Emerald Isle

Donald Hare takes us on a guided tour round some of Ireland's wonderful gardens.
Donald R. Hare, Glendower, Dalkey, N. Ireland
Chamaerops No. 7, published online 23-10-2002

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Left: Phoenix canariensis. Perhaps the northernmost.
Right: Dicksonia antarctica - hardy to -10°C?.

Here's a short tour of Irish Gardens where palms other than our good friend Trachycarpus fortunei can be found growing. Starting in Northern Ireland at Mount Stewart Gardens, which is situated on the shores of Strangford Lough, just a short drive from Belfast. Here, Chamaerops humilis can be seen as a single trunk form, about five metres or so high and there are a number of them in a sheltered part of the garden. Also in this area, a number of very fine Cordyline indivisa can be seen along with the tree fern Dicksonia antarctica from Tasmania, which with its New Zealand cousin Dicksonia fibrosa are probably the hardiest tree ferns presently grown out of doors in these islands. I have found both to be fairly cold tolerant on the east coast if given adequate shelter from north and east winds which will always burn their fronds.

There is a fine collection of trees and shrubs including a number of Eucalyptus species, Metrosideros from New Zealand, Acacia, and the rare Gevuina avellana from Chile, plus many more very interesting plants.

About -8°c has been recorded here.

We move south to the Cork harbour area and we find Fota Island. The Arboretum covers some twelve acres. Along with many rare temperate trees and shrubs, is a pair of Phoenix canariensis. These are between six and seven metres high and were planted around the turn of the century and have withstood many cold winters, the worst of which being in January 1987. Accompanied by southeasterly winds, temperatures fell to -7°C and all but the centre fronds were burned brown. However, they are almost back to their pre January 1987 state now. I wonder if they are the most northerly growing in Europe? Phoenix reclinata is said to have grown here, but in all my visits I have never found any trace of it. A number of Chamaerops humilis, in its dwarf form, can be seen throughout the garden, as well as many fine specimens of Trachycarpus fortunei.

Some of the shrubs worth a mention are Banksia grandis, Telopea truncata, Melaleuca squarrosa, Kunzea baxteri, and Isopogon.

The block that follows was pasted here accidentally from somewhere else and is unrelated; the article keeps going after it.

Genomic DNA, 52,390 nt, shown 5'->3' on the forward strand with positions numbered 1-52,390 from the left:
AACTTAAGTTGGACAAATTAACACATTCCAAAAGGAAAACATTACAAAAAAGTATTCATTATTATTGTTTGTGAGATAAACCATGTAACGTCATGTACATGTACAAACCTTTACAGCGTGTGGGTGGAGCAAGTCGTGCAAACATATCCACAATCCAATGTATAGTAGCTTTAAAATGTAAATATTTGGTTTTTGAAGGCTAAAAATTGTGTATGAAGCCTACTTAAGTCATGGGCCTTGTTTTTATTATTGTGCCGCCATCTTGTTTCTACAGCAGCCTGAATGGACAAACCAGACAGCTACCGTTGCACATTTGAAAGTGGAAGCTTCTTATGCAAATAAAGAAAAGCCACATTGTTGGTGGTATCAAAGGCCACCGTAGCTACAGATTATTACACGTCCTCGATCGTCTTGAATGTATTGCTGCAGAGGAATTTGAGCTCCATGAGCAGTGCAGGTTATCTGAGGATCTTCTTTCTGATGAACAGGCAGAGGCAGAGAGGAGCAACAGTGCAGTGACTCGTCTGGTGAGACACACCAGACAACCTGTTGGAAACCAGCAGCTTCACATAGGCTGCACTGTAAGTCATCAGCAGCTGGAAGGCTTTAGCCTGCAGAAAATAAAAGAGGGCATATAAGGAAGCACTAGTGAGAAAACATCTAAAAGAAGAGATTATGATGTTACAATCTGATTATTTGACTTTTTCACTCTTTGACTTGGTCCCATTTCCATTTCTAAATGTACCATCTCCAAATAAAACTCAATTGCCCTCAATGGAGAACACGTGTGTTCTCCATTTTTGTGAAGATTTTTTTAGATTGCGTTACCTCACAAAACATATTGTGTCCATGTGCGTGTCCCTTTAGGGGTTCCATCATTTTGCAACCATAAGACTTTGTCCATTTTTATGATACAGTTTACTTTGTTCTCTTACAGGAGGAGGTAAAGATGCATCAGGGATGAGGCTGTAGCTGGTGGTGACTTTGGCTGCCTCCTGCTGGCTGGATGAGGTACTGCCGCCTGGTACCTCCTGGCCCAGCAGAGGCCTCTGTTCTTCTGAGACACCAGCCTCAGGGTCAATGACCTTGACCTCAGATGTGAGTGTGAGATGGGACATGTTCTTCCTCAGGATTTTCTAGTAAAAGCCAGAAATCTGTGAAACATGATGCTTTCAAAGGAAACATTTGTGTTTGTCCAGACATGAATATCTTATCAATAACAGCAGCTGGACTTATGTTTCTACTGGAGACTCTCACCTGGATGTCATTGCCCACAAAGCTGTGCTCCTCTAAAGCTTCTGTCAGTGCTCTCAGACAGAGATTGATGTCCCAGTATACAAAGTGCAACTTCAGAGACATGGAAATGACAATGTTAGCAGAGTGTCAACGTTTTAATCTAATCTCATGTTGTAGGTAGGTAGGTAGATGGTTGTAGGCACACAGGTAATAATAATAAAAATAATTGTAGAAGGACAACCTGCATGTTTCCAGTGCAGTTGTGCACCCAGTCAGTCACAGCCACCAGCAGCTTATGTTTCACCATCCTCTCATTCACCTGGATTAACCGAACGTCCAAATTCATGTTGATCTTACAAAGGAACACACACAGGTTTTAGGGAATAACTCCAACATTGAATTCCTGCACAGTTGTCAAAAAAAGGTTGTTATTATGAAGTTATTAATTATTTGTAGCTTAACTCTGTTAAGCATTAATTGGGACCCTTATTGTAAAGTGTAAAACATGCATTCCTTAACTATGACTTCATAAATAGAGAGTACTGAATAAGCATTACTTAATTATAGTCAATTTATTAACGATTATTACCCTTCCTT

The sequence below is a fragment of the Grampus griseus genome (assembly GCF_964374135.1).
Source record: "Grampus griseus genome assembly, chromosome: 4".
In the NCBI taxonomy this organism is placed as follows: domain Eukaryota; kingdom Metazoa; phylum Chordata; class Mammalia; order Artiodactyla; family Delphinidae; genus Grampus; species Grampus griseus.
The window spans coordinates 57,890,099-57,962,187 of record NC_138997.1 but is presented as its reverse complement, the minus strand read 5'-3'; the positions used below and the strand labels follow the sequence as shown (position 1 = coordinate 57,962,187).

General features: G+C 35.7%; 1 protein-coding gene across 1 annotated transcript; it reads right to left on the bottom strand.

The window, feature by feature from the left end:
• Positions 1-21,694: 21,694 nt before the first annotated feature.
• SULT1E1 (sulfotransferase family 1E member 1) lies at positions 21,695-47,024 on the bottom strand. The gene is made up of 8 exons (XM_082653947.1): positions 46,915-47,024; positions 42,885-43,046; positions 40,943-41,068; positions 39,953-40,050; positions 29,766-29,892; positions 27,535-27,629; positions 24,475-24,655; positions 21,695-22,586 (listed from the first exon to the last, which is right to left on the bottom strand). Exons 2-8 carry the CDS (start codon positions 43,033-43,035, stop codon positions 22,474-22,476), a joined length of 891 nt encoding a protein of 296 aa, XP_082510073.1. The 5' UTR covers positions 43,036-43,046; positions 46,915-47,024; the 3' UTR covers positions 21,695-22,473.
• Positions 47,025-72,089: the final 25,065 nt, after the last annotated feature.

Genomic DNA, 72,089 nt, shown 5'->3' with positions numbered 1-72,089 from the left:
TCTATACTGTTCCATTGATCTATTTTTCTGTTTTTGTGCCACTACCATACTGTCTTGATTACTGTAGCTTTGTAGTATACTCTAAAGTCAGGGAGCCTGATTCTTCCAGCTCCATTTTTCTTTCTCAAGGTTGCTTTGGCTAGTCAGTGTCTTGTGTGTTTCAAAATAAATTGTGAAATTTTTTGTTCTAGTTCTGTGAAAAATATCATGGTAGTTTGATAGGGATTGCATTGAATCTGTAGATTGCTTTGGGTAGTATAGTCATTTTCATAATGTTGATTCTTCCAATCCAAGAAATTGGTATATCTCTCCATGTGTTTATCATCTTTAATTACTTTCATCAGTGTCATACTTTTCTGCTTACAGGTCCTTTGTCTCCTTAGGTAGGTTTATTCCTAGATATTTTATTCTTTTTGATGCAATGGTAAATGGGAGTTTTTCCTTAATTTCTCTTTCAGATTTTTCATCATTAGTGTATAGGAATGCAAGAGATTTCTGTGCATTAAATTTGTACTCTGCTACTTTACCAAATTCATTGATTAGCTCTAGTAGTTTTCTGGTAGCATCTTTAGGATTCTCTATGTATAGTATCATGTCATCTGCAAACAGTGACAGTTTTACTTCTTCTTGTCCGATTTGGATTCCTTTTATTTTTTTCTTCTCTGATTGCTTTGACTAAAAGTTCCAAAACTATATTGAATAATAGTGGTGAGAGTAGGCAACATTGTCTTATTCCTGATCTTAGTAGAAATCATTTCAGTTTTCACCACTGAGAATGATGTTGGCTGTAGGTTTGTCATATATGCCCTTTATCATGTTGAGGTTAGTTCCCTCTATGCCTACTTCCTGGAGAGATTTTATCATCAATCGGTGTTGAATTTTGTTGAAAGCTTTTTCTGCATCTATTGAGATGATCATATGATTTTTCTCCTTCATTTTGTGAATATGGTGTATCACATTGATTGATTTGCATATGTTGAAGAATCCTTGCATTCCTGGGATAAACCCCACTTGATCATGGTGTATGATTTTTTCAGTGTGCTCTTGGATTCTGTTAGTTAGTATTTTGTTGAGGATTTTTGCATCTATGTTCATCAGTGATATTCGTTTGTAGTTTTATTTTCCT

Sadly Fota Gardens are now looking rather neglected and with the destruction of some its great trees, somewhat vandalised. Its future remains uncertain after the island was recently taken over by developers.

The last garden that I will mention is Rossdohan Island on the Kenmare Estuary in the far south west of Ireland. The garden covers about eighty acres. Like Flota it is connected to the mainland by a causeway. Here can be seen one of the largest collections of Southern Hemisphere plants growing outside, in Ireland. They are only to be surpassed by Tresco. Acacia, Banksia, Stenocarpus, Schefflera and Metrosideros can all be found, and also one of the most extensive collections of tree ferns growing outdoors, in the whole of Europe.

The palms found here are mainly Trachycarpus fortunei and some young Phoenix canariensis. They also had a young Juania australis, when I was last there some years ago. It was about seven years old and had come from a German source. I have not been able to find out if it survived the winter of 1987 because the owner has since died. I understand that the Phoenix canariensis only had the tips of their fronds burned, so maybe, it also managed to survive. Rhopalostylis sapida at one time grew on a nearby island but has long since disappeared.

Other plants worth a mention at Rossdohan, are the tallest Acacia melanoxylon (Black Wattle), Clethra arborea (Lily of the Valley Tree) and Cyathea dealbata (Silver Tree Fern) in the British Isles. In addition, there are Ficus religiosa (Peepul Tree) from India, and from Australasia, Araucaria bidwillii, Cordyline indivisa, Cordyline stricta and Cordyline australis in a variety of colours.

Unfortunately, I can't report ever having seen a mature Butia or Jubaea in Ireland, however, I think that both might do well in very mild costal areas and should certainly be tried.

* * *

For those of you who would like to try growing a Tree Fern outdoors but who do not live in mild areas, may I offer some advice? Plant your fern in a shady sheltered site. Before heavy frosts arrive, say late October or early November, place straw bales around the plant and build them up above the fronds. Cover the structure with clear plastic or polythene and secure this to stout wooden pegs driven into the ground, or simply weigh the plastic down with heavy blocks. On very cold nights pop an old blanket over the top. On mild nights remove the plastic cover. It is not pretty but it works. For those who live in milder areas where frost is not severe, wrapping the trunk with sacking or an old rug and folding the fern fronds over the crown is normally good enough protection against the winter's icy grip. Again, remove on mild days.

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